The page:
Thursday, October 24, 2013

‘Captain Phillips’ Floats Classic Racist Stereotypes of Africans


The film Captain Phillips portrays Somalis in the racist tradition of depicting African people as subhuman, wild, and without nuance.  This racist portrayal of African people has a long history in the American film and media industry.

My first memory of seeing African people portrayed on television was in Bugs Bunny cartoons.  Africans were shown as short, barefoot, wearing grass skirts, having hair like a picaninny, large pale colored lips, bugged out eyes, and mostly saying things like ‘ooga booga.’  Movies did not do a better job of portraying African people. I remember watching the 1933 version of King Kong and the 1950s version of Tarzan and seeing Africans depicted as cowardly, weak, fat, slow, and made to bear striking resemblances to monkeys.

King Kong (1933)
Caveman Inki (1939)
Tarzan the Ape Man (1932)

Fast-forwarding in time, when I was in high school, I read “Heart of Darkness” by Joseph Conrad, which depicted Africans as child-like savages incapable of existing without the direction of white explorers. There was a constant message being sent to me through cartoons, movies, and books that characterized people from the African continent as not quite human.

This disturbing tradition continues in the film Captain Phillips, starring Tom Hanks. This movie depicts the real-life 2009 hijacking of an American cargo ship by Somali pirates.  Every racialized stereotype about African people is present: Africans in the film are perpetually frightened, erratic, naive, and the old-school fall back, savage.  These characterizations are what stood out to me as I suffered through this throwback to racist stereotyping.

Captain Phillips (2013)
The Phillips character is presented early on, albeit briefly, as a loving husband, a concerned father, and a dedicated employee.  Even though Captain Phillips may not be the most sympathetic character, he is still shown as a person who has a life apart from his job. He is shown as having complexity outside his primary role in the movie.  In contrast, the Somalis are immediately and consistently shown as warlike and almost feral.  There is no abbreviated back-story for the Somalis.  Their piracy is highlighted the first time they are shown in the movie, as if their present actions encompassed all of who they were.  In short, the film dehumanizes Somalis by defining them solely by their piracy, while Captain Philips is humanized as a complex individual who needs to make hard choices to survive.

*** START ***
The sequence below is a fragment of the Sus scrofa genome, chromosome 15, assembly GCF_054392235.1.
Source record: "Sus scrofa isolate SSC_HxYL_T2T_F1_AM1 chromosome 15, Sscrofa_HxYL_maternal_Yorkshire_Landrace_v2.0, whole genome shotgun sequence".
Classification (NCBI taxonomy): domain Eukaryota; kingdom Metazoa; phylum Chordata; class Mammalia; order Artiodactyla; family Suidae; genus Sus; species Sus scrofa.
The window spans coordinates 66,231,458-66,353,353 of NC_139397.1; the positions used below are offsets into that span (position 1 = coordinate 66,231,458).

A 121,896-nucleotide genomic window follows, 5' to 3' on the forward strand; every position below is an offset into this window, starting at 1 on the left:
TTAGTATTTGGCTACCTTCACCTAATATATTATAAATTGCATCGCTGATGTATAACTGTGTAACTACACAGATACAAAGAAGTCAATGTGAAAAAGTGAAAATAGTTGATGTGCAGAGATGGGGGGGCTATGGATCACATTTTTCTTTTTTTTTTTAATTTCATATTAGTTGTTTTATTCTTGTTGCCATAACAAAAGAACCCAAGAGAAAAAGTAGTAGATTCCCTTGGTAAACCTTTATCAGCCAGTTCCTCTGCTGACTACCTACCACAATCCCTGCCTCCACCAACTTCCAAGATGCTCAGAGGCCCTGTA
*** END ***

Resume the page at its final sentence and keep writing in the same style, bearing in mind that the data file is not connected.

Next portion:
Captain Phillips (2013)
I was so disturbed by this two plus hours of throwback racist imagery that I vented my feelings about it on social media after I left the theater.  Many people responded in agreement, saying they got the same impression just from the previews.  There were those who said they did not interpret the Somali characters that way at all. These comments included:

They hijack ships and hold people hostage. How is that not feral?
They were pirates, should they have worn funny hats and costumes?
All I know is I didn't come out of the theater thinking all Africans must be that way

More than signaling disagreement, statements like these show that people have little sense of the historic and systematic portrayal of Africans and Black people in general as bestial buffoons. Ignorance of this history in American media does not mean it does not exist.  In fact, these stereotypical racialized images of African people are easier to pass off because people are not aware of the tradition of depicting Africans and American Blacks in this manner.  The amount of eye bucking, clumsiness, and irrational animalism all seemed unnecessary but very in line with the stereotypical dehumanization of Blacks in the history of American films.  

Captain Phillips (2013)
This observation is not an indictment of the actors. I like Tom Hanks as an actor just as much as the next person.  However, this film like many others reflects a  pattern of creating caricatures of racial groups.  Racism is not just about personal feelings, but more about institutional practices or customs so ingrained in our culture that it just seems normal to depict Africans as unlike “us” as possible; as less than human.  Over time, the stereotypical depiction of racialized groups is accepted, defended, and the existence of it denied.  

If you are someone who doesn’t see it, then you may be in the position of never feeling embarrassed or insulted while witnessing a dehumanizing depiction of a group of people you share an affinity with.  See the below link for a  brief but powerful scene in the film, Dragon: The Bruce Lee Story, when Bruce Lee (played by Jason Scott Lee) feels uncomfortable and deeply disturbed when, while on a date with his future wife (Linda), they go and watch a film that portrays a Chinese person as a servile bumbling caricature of a human.  Most people in the theater, including Linda, are all laughing at the caricature, because they don’t identify with the Chinese character.  Lee didn’t find it funny, and when Linda recognizes what she and others are laughing at, she stops laughing.


In the end, I am asking that people as consumers be mindful of these depictions in the media.  Do not be so quick to deny they are happening.  Demand better from those who produce our “entertainment.”  Most of all, speak up when you do notice that something is wrong, because I guarantee you are not the only one who feels this way.